It can be a challenge to create an aesthetically pleasing and logically organized CV that includes all the necessary information. Here are five easy ways to ensure that your CV is laid out professionally and efficiently. Or, you can simplify the process even further by using a CV template.
1. Let Your Name Serve as a Title
First, there’s no need to title the document as ‘CV’ or ‘Curriculum Vitae’ as this will be obvious to employers and doing so will just take up extra space. Instead, write your name in flarge font across the top of your CV and let that serve as the title of the document.
2. Use Headings and Bullet Points To Organise Your CV
Use headings to divide your CV in easily digestible sections. For example, label your work experience, education, skills, and optional CV sections with headings in bold text that is larger than the body text – 14 to 16 point font is typical for section headings.
Additionally, use bullet points to break up the text within your CV sections. Under each of your past jobs, include three to five bullet points that highlight the skills you gained or honed in each position. Focus on listing achievements rather than job duties, and quantify your accomplishments with numbers and data wherever possible.
Hiring managers will likely spend less than 10 seconds scanning your CV, so it’s important to organise the document in a way that’s easy to read quickly.
3. Use Reverse Chronological Order
List everything on your CV in reverse chronological order – start with your current or most recent position and work backwards in time from there. Do the same for your education details, listing your most recent or most advanced degree first followed by any additional degrees.
This way, when potential employers are scanning your CV, they will see your most recent achievements and experience first.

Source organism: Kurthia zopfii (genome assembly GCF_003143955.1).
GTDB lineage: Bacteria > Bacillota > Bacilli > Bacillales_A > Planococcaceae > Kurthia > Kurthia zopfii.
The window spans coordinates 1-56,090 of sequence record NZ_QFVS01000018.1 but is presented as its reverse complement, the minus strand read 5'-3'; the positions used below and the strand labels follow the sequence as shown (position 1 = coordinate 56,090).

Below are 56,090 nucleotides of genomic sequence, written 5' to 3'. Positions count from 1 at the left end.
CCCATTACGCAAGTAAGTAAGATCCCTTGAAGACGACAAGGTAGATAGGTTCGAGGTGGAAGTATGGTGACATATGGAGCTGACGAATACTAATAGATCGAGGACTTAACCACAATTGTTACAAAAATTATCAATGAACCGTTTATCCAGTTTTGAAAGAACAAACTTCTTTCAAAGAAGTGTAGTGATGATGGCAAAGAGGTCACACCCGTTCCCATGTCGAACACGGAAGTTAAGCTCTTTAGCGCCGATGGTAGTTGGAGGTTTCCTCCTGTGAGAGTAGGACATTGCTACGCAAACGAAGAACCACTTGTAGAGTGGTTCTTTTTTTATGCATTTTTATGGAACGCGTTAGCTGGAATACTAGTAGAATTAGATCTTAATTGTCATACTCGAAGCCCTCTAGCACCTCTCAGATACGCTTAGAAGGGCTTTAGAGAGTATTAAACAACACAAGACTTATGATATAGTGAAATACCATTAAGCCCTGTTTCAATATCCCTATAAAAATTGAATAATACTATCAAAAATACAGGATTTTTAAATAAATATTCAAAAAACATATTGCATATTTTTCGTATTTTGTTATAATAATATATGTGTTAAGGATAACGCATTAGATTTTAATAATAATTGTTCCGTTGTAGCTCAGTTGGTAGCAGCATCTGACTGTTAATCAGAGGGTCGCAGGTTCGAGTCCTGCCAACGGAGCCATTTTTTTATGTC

4. Choose a Professional Font and Colour Scheme
A CV is a professional document, so although you do want to stand out from a crowd of applicants, this isn’t the time for fun fonts and colours. Stick to an easy-to-read font like Arial, Calibri, Times New Roman, or something similar. For the body text, use a font size between 10 and 12 points.
Select a font colour that’s dark and legible, like black, dark grey, or navy. You may want to add a pop of colour in your CV header or for section headings, but stay away from excessively bright or obnoxious colours.
5. Use Adequate Line Spacing and Margins
The page margins for your CV should be between 2 and 2.5 centimeters, although you can adjust them a bit in order to fit everything on a single page. However, avoid setting your margins smaller than 1.25 centimeters, as it will make the page look cluttered and text could be cut off when your CV is printed out.
Select 1.0 or 1.15 line spacing for your body text, and add a double space after each heading or subheading. This will allow you to fit a lot of information on your CV without creating a dense wall of text.